Report

Low-Frequency Modes of Aqueous Alkali Halide Solutions: Glimpsing the Hydrogen Bonding Vibration

See allHide authors and affiliations

Science  12 Feb 2010:
Vol. 327, Issue 5967, pp. 857-860
DOI: 10.1126/science.1183799

Salty Stretch

What happens at the molecular level when salt dissolves in water? Much of the data characterizing the geometry and dynamics of ion solvation shells has come from indirect observation of the surrounding water structure. Using a time domain Raman technique based on the interference of four ultrashort polarized light pulses, Heisler and Meech (p. 857) have now mapped directly the stretching vibrations associated with the weak hydrogen bonding interactions between bulk water molecules and chloride, bromide, or iodide ions.

Abstract

The solvation of ions in aqueous media is a fundamental process in biology and chemistry. Here, we report direct time-domain observations of the hydrogen bond vibrational mode formed between a halide ion (chloride, bromide, or iodide) and the surrounding water molecules. The frequency of the hydrogen bond mode is sensitive to both the atomic weight and the concentration of the ion. The peak frequencies fall in the 125 to 175 wave-number range, a spectral region accessed through time-domain polarization-resolved coherent Raman scattering using a diffractive optic method. The polarized Raman response observed is discussed in terms of the structure of the anion’s solvation shell and modeled through calculations on water chloride clusters.

Aqueous solvation of ions is a central process in many chemical and biological reactions. It plays a critical role in determining acid-base equilibria (1), interface structure (2), and ion transport in electrolyte solutions (3) and across membranes (4). Aqueous solutions of alkali halide salts present the archetypal example of solvation and have consequently been studied in great detail through both experiment and simulation (5). Important progress in understanding the microscopic structure and dynamics of solvated ions has recently been made through ultrafast vibrational spectroscopy (69) and molecular dynamics simulation (1014). Most of these experiments focused on the readily observable infrared (IR)–allowed OD stretch of monodeuterated water (HOD) in aqueous solutions of alkali halides. The vibrational relaxation and molecular orientational relaxation times observed are significantly slower compared with the same measurements for HOD in pure H2O and become slower still with increasing concentration of the electrolyte (7, 9). Two-dimensional IR spectroscopy on the OD stretch reveals further information on the molecular dynamics, suggesting a hierarchy of relaxation times. The fastest component arises from local fluctuations in the length of the OD⋯X hydrogen bond (H-bond), where X is the anion. The intermediate (subpicosecond) and longer (picosecond) relaxation components, which increase with increasing halide ion concentration, reflect the transition from local H-bond fluctuations to global reorganization and the reorganization of H-bond networks, respectively (9). From these studies of the OD mode, inferences on the structure and dynamics of the OD⋯X H-bonds are drawn. However, the H-bond mode itself is not well characterized, and a more complete description of it will help to refine the analysis and simulation of aqueous solvation dynamics.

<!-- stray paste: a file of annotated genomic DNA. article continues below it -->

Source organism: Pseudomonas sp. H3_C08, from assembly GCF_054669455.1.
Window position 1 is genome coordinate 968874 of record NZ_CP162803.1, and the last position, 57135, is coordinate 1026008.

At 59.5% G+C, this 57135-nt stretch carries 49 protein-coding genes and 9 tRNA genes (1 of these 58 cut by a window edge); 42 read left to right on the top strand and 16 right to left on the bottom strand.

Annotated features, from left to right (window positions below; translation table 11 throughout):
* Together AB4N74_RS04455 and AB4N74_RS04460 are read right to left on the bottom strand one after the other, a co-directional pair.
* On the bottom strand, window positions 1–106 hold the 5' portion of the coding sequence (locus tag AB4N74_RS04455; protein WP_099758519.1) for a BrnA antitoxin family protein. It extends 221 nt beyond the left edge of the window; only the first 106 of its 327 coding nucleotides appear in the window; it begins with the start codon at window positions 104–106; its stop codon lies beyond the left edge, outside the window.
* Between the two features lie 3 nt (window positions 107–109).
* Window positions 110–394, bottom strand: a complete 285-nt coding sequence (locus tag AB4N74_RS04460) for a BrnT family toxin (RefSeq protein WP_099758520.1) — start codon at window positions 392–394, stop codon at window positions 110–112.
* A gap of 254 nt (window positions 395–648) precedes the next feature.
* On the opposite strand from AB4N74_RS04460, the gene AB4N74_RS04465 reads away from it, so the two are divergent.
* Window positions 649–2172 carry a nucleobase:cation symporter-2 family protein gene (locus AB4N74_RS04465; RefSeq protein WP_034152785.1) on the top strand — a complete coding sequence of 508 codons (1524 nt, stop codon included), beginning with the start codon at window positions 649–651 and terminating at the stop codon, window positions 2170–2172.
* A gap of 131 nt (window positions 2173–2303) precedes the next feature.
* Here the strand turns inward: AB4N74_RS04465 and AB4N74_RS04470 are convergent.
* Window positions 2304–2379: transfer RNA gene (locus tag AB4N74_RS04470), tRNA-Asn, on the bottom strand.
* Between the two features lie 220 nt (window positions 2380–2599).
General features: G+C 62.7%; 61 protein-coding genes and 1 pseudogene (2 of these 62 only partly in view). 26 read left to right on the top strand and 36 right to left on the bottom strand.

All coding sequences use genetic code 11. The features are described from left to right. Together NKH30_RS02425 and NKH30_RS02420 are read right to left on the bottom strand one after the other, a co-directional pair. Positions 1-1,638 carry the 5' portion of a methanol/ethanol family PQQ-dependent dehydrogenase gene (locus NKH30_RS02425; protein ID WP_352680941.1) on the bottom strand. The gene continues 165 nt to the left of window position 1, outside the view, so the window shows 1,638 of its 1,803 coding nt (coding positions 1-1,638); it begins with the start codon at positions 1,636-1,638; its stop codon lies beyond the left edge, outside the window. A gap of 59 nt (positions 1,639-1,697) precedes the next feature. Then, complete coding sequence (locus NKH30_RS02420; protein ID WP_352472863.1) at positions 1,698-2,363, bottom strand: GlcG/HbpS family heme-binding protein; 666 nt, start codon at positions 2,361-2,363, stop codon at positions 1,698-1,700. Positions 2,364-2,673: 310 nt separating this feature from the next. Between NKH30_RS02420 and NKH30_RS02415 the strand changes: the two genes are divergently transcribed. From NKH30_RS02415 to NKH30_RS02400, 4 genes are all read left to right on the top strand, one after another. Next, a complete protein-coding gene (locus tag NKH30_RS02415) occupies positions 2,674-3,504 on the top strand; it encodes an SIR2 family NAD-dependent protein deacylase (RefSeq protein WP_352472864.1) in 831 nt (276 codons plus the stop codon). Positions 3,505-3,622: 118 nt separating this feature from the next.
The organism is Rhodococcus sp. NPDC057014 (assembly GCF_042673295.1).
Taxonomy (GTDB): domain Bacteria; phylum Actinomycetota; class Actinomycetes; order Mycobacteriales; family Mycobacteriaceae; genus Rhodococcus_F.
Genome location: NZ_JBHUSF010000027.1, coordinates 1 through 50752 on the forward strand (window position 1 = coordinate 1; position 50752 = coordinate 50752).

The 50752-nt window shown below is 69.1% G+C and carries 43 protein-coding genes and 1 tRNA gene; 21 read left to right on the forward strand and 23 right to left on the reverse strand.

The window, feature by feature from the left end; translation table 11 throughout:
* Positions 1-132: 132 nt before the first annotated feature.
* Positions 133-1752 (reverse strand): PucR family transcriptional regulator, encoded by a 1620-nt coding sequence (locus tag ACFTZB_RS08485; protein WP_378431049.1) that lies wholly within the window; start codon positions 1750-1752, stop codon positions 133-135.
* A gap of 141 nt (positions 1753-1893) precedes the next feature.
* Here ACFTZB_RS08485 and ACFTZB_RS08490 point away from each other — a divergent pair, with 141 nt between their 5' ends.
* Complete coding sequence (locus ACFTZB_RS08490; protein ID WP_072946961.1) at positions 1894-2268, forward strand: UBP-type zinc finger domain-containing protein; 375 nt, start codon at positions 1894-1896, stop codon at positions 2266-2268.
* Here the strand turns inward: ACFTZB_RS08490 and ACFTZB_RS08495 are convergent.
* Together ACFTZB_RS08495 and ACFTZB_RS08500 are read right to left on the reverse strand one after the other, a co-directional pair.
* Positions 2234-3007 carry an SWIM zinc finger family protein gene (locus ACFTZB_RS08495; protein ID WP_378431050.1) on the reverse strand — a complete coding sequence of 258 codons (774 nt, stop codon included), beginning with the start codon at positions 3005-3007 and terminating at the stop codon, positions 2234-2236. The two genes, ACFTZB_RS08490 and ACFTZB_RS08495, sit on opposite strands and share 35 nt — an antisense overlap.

Here, we report direct time-domain experimental observations of the spectra of the OH⋯X hydrogen bond through measurements of the low-frequency isotropic Raman response. To access the low-frequency region of the spectrum, where H-bond modes are expected to appear, we probed in the time domain the decay of polarization induced in the sample by an ultrafast pump pulse (15). In a two-beam pump-probe configuration, this experiment measures the transient optical Kerr effect, which, when combined with heterodyne detection and Fourier transform analysis, yields the Raman spectral density with excellent signal-to-noise ratio in the 0- to 500-cm−1 region (16). In the present experiments, we exploited a four-beam transient grating diffractive optic geometry, described in detail by Goodno et al. (17). Essentially, pump and probe beams are focused onto a diffractive optic element to create two identical pairs of pulses that are brought to a common focus in the sample. The pump-pulse pair generates a transient polarization grating in the sample from which one of a pair of time-delayed probe pulses scatters a signal in a direction that is temporally and spatially overlapped with the second of the probe pulses. Constructive or destructive interference between this third-order nonlinear optical signal and the transmitted probe pulse yields in-phase and out-of-phase components, respectively, with high sensitivity. This geometry has several advantages over the two-beam geometry, and here we exploited in particular its ability to measure the polarizability relaxation with arbitrary pump-probe polarizations (17). By selecting appropriate relative pump and probe polarizations (15), the anisotropic response, Raniso(t), and the isotropic response, Riso(t) are measured. Only these two measurements are required to completely characterize the third-order response of an isotropic medium (18). In a two-beam experiment, only the Raniso(t) response can be determined with high accuracy.